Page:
Thursday, 9 June 2011

Concordia – Research Station at the End of the World

These pictures could easily be publicity stills from a new science fiction blockbuster set on an ice bound planet circling a distant sun. It is, however, the Concordia Research Station which is located on the Antarctic Plateau in Antarctica – the largest desert in the world. It is one of only three research stations on the plateau to operate permanently on a year round basis.

Opened in 2005, the station which is run jointly by France and Italy is over 500 kilometers away from the nearest human presence on the plateau, those who reside in the Russian station Vostok. It is over 1000 kilometers away from all other permanent and semi-permanent stations in Antarctica which means that this may well be the most isolated human outpost on the planet.

It sits atop Dome Charlie (otherwise known as Dome C or Dome Circe) which is a naturally occurring dome (or summit) of the Antarctic Ice Sheet. It is a staggering 3233 meters above sea level. One of the coldest places on earth, Dome C has an average summer temperature of -25°C. In the winter the temperature often goes below -80°C and it is also incredibly dry. The humidity is low and there is hardly and precipitation at all.

The project goes back to 1992 when the French decided that a new station should be built on Dome C – they were later joined by Italy and formed a summer camp there. Fully operational by 2005 the research station saw its first 13 person winter-over the same year. The actual construction and running of the facility was one of the two primary objectives – enough of a labor in itself to qualify. The other was to provide support in logistics for the European Project for Ice Coring in Antarctica – otherwise known as EPICA. EPICA aims to fully document the atmospheric and climatic record which this unique place has naturally archived in its core. Atronomy has more recently been introduced as a third objective.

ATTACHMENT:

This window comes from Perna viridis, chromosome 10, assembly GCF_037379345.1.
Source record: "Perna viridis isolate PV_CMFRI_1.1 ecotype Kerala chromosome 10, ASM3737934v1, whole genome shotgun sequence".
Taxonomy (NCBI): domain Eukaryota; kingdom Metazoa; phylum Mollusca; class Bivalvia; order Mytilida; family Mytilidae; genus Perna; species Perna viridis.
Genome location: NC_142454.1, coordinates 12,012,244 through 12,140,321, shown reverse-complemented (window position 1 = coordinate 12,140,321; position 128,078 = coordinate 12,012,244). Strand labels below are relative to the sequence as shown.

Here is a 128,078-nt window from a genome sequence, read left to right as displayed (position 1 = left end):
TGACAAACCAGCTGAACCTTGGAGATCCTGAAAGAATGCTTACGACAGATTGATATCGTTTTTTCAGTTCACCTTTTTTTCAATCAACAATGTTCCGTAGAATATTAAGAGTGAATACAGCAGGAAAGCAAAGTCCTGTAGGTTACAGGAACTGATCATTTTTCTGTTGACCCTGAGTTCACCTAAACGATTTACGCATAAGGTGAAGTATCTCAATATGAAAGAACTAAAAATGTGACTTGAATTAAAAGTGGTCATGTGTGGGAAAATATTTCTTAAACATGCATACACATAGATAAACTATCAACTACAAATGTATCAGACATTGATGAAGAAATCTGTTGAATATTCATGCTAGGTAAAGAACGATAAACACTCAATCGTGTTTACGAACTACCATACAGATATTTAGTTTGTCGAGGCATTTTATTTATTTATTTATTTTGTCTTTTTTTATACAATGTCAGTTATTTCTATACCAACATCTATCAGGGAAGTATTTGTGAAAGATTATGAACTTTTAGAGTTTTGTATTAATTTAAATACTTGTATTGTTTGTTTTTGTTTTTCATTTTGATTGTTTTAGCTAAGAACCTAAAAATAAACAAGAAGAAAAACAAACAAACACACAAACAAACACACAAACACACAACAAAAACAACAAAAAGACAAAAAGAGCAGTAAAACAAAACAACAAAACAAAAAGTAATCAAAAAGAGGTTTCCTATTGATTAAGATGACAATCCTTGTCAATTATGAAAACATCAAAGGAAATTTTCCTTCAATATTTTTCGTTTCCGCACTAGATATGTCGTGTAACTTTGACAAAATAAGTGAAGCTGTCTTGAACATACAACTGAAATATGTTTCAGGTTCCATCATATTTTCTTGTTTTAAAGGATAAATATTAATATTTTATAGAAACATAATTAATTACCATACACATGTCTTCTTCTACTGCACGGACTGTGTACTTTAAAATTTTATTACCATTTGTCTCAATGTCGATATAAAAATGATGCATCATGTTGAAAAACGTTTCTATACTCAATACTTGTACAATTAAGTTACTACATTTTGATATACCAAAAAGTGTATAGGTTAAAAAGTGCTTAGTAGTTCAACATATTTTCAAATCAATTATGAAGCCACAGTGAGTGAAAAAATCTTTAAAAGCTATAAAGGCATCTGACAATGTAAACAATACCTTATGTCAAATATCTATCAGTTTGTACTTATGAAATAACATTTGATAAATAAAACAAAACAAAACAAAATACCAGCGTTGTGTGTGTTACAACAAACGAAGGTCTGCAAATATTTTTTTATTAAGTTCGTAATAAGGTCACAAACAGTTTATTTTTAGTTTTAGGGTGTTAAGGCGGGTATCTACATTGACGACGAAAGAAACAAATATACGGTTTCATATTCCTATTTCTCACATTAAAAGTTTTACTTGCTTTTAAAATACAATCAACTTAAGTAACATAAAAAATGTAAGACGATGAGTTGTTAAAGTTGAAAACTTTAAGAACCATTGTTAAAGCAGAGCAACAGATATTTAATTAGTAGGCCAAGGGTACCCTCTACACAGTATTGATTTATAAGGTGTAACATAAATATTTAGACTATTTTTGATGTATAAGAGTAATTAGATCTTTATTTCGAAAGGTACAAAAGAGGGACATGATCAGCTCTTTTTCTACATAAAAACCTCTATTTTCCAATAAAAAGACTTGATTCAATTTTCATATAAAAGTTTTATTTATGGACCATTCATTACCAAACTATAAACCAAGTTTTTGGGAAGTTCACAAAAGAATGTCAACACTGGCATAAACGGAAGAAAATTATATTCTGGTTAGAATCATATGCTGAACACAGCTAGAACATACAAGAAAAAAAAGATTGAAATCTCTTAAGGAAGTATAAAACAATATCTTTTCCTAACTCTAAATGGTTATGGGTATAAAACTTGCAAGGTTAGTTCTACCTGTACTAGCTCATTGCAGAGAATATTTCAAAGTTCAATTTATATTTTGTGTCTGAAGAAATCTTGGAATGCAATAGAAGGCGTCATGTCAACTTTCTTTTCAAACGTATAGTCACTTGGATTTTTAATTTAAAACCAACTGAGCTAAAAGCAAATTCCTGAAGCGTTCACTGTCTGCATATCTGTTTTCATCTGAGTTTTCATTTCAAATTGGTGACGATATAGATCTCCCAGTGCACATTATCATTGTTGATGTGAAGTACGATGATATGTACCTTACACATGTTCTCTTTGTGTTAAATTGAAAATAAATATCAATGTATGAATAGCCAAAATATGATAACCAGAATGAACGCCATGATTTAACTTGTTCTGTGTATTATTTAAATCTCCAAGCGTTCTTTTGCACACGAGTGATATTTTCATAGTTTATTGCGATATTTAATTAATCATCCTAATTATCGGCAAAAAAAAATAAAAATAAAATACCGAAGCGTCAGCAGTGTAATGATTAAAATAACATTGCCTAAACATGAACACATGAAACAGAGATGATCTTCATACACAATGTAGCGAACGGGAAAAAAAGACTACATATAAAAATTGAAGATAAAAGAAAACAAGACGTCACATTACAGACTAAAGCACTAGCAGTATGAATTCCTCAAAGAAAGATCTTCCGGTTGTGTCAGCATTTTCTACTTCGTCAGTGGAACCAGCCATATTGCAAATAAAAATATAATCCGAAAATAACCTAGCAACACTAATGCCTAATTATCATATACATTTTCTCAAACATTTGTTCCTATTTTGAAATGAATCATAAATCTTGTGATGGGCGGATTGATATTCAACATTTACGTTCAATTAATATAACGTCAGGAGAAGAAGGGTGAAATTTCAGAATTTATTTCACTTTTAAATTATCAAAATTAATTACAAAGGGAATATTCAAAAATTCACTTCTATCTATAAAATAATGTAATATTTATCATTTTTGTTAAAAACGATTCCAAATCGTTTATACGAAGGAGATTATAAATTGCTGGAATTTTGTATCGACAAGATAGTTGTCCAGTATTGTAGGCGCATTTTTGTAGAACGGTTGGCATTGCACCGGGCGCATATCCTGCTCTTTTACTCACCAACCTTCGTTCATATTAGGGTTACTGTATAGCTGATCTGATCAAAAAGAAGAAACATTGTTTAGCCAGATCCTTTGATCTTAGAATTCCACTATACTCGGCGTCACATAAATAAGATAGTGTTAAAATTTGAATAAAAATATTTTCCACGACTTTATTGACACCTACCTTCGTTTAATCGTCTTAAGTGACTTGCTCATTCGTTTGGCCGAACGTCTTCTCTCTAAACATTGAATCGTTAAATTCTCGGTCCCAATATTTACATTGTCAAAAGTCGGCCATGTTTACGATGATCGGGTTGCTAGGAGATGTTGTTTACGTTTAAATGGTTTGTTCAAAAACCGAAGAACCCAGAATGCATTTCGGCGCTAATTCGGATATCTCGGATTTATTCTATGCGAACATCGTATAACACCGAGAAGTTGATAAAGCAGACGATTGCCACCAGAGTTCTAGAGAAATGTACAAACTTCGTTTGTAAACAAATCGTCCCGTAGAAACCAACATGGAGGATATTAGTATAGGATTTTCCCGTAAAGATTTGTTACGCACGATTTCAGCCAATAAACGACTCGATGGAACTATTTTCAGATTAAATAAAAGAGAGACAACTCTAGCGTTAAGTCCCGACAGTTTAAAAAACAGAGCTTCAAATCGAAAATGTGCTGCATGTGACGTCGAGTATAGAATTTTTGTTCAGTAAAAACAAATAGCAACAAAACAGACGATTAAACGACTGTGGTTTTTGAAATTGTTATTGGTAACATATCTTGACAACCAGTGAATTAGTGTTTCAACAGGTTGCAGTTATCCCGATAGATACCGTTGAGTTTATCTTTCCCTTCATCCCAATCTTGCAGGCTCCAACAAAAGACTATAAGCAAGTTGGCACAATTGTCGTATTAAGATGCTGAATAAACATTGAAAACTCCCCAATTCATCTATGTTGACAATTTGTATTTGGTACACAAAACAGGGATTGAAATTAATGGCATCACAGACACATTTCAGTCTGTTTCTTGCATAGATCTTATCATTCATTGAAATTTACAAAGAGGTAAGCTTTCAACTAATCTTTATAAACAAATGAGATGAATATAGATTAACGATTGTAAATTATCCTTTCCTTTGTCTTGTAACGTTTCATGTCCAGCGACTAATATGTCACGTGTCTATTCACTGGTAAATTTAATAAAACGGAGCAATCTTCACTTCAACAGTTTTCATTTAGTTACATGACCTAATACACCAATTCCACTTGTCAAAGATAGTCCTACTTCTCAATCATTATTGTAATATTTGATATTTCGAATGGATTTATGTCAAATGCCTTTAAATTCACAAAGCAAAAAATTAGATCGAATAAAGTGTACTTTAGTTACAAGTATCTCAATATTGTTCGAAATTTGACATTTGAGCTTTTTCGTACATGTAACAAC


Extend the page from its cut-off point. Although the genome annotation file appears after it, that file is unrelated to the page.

Two ice cores are to be fully drilled and these will be compared to two similar projects in Greenland. It is hoped that the information within the cores will give a vast insight in to what extent our climate has a natural variability. Additionally – and extremely relevant today – the research station is discovering vast new swathes of information about the mechanisms of rapid climatic change – as it happened during the earth’s last glacial epoch. The core goes back quite a time – 740,000 years and has revealed information about the last 8 glacial cycles.

So how do people (and equipment) get to Concordia (named incidentally after the Greek goddess of agreement and harmony)? The heavy cargo arrives by traverse from its first point at the Dumont d’Urville Station – a mere 1,100 kilometers away. The journey takes between seven and twelve days – very much dependent on what the weather is like at the time.

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